Heading to where the Internet disappears altogether

The Future of the Internet

Subscribe to The Future of the Internet: eMailAlertsEmail Alerts newslettersWeekly Newsletters
Get The Future of the Internet: homepageHomepage mobileMobile rssRSS facebookFacebook twitterTwitter linkedinLinkedIn

Internet Future Authors: Jason Bloomberg, Scott Allen, Bob Gourley, Paul Miller, Solar VPS

Related Topics: Java Developer Magazine, Mobile Apps and Frameworks, Internet of Things Journal


Analysts: Four Tech Tools to Dominate 'Internet of Things'

Forecast says 50B online devices by 2020

Market analysts have tagged four connected devices that could emerge as the most ubiquitous in the coming years as more consumers embrace the Internet of Things.

Kristi Essick, in a piece for the Cisco technology news site, cited the latest Raymond James & Associates research, which forecast 50 billion online devices by 2020, up from 12.5 billion in 2011.

According to Georgios Kyriakopoulos, communications infrastructure analyst at Raymond James, devices that promote efficiency, safety and intelligence gains are the ones most likely to catch on.

He put home automation at the top of the list, followed by Internet-enabled cars, wearable healthcare and fitness devices, and connected entertainment consoles.

Peter Middleton, market research analyst with the Gartner Group, agrees, predicting fitness bands, connected LED light bulbs and cars, smart thermostats and parking meters becoming as mainstream as IP set-top boxes and security cameras, video game consoles, ATMs and POS terminals in as early as three years.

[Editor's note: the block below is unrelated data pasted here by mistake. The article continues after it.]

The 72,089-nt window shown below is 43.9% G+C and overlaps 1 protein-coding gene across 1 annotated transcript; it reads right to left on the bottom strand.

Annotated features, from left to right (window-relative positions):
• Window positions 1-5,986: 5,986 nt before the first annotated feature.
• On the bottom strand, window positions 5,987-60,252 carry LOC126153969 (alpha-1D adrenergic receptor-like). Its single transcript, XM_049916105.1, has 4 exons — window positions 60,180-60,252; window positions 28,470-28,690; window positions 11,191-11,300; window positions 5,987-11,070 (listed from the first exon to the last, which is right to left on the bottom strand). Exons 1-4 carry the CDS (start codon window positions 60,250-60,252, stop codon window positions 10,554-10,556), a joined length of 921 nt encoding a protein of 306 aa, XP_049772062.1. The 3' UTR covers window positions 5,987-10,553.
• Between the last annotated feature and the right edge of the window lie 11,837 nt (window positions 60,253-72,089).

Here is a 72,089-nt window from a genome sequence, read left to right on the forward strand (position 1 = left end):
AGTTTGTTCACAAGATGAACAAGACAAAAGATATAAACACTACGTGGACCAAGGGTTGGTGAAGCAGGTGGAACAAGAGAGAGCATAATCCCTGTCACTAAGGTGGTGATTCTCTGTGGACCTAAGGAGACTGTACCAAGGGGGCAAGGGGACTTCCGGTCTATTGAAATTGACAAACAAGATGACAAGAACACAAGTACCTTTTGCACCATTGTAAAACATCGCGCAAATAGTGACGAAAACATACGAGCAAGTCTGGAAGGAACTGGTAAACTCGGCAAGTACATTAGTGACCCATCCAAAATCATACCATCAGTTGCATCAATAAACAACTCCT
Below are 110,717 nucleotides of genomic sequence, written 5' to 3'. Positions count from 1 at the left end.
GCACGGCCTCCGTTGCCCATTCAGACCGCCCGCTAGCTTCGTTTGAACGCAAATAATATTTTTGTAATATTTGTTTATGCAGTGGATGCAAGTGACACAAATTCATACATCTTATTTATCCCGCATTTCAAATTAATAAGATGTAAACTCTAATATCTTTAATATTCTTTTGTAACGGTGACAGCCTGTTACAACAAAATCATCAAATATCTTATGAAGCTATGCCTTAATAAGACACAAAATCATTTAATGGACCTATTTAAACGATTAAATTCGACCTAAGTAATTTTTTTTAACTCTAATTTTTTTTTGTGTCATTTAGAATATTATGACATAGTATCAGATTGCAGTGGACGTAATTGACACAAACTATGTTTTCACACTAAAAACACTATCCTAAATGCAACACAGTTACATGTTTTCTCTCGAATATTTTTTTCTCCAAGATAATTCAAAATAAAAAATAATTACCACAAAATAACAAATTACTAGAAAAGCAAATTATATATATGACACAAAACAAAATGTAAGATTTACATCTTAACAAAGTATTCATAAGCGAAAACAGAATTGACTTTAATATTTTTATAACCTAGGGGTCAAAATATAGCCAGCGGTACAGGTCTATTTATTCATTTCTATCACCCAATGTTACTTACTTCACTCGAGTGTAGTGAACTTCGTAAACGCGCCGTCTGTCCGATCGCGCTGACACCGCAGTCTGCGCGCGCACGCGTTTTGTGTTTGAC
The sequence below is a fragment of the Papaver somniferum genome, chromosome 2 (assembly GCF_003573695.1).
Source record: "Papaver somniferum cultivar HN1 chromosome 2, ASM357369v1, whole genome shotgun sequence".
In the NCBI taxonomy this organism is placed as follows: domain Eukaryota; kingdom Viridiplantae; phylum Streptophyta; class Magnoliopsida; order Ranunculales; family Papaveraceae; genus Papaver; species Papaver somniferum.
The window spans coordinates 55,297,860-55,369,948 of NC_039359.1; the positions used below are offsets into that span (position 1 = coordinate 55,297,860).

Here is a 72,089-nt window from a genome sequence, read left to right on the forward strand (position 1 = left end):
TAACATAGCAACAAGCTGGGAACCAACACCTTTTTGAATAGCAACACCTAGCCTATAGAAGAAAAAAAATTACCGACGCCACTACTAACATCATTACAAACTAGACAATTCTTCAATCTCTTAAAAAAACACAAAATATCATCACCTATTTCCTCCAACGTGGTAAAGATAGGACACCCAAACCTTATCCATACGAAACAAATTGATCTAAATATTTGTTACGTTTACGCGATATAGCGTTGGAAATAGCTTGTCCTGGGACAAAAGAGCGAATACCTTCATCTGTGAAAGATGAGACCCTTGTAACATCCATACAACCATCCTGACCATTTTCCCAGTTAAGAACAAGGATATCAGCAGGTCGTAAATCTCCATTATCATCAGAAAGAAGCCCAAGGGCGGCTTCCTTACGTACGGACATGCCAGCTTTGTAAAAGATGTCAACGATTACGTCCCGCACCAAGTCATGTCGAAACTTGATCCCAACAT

Essick also quoted Forrester Research analyst Frank Gillett, who said in a December 2013 report that demand for home security devices controlled by smartphone applications are likely to pick up because they cost less than the old alternative of hiring a security company.

More Stories By Tim Watson

Tim Watson supervises all media production at Executive Mosaic, a digital media company that provides insight, information and analysis on several industries, including government contracting.

He previously produced byline coverage with the economics team at USA Today and evaluated lending proposals for the Overseas Private Investment Corporation.

Tim was born and raised in Washington, DC and holds a bachelor’s degree in Business-Journalism from Washington and Lee University and a certificate in budgeting and finance from Georgetown University's School of Continuing Professional Education.